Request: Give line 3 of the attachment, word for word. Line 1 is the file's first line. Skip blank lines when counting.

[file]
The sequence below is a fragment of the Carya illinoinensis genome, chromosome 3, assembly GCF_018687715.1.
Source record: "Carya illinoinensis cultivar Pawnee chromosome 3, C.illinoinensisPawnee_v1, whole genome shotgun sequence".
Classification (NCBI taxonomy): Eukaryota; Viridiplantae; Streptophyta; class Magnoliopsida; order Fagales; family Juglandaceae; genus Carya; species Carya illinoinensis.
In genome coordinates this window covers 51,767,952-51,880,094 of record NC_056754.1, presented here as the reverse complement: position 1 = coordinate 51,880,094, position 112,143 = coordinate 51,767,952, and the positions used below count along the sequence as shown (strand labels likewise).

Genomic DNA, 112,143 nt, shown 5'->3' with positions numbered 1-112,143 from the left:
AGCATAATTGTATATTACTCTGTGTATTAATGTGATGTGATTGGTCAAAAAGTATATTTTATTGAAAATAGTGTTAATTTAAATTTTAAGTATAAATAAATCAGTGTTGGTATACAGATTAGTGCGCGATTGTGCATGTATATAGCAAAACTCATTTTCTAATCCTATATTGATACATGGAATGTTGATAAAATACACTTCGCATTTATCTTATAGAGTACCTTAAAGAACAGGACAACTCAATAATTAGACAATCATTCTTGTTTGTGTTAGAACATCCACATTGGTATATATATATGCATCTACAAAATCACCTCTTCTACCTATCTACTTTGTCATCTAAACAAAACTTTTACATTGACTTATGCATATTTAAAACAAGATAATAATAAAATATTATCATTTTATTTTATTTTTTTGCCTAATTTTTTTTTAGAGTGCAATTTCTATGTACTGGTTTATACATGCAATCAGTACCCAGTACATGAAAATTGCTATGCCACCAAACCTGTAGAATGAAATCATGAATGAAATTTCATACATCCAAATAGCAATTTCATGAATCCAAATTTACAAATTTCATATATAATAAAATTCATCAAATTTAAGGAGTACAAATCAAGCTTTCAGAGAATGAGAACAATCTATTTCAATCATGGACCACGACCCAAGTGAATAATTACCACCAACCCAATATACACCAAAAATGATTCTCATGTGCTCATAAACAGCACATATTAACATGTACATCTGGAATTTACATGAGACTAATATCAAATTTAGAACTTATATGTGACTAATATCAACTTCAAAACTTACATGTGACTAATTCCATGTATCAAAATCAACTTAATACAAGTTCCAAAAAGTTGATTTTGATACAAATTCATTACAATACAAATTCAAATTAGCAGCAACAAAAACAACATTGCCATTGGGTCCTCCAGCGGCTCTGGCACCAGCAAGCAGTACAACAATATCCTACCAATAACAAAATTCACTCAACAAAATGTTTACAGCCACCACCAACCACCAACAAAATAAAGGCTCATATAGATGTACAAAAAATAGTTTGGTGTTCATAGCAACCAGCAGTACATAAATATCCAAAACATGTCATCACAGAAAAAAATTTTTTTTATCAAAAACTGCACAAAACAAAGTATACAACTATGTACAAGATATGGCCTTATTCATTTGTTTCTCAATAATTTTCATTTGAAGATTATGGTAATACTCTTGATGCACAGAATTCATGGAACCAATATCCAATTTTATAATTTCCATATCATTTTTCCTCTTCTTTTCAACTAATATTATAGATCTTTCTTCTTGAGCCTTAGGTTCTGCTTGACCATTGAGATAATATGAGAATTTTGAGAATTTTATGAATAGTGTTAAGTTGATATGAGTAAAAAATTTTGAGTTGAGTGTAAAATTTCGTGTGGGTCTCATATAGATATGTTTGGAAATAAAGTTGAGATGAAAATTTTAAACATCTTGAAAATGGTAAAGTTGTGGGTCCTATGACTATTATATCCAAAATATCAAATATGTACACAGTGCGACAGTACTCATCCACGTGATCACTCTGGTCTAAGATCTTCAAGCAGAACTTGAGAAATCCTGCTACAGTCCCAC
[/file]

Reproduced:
Classification (NCBI taxonomy): Eukaryota; Viridiplantae; Streptophyta; class Magnoliopsida; order Fagales; family Juglandaceae; genus Carya; species Carya illinoinensis.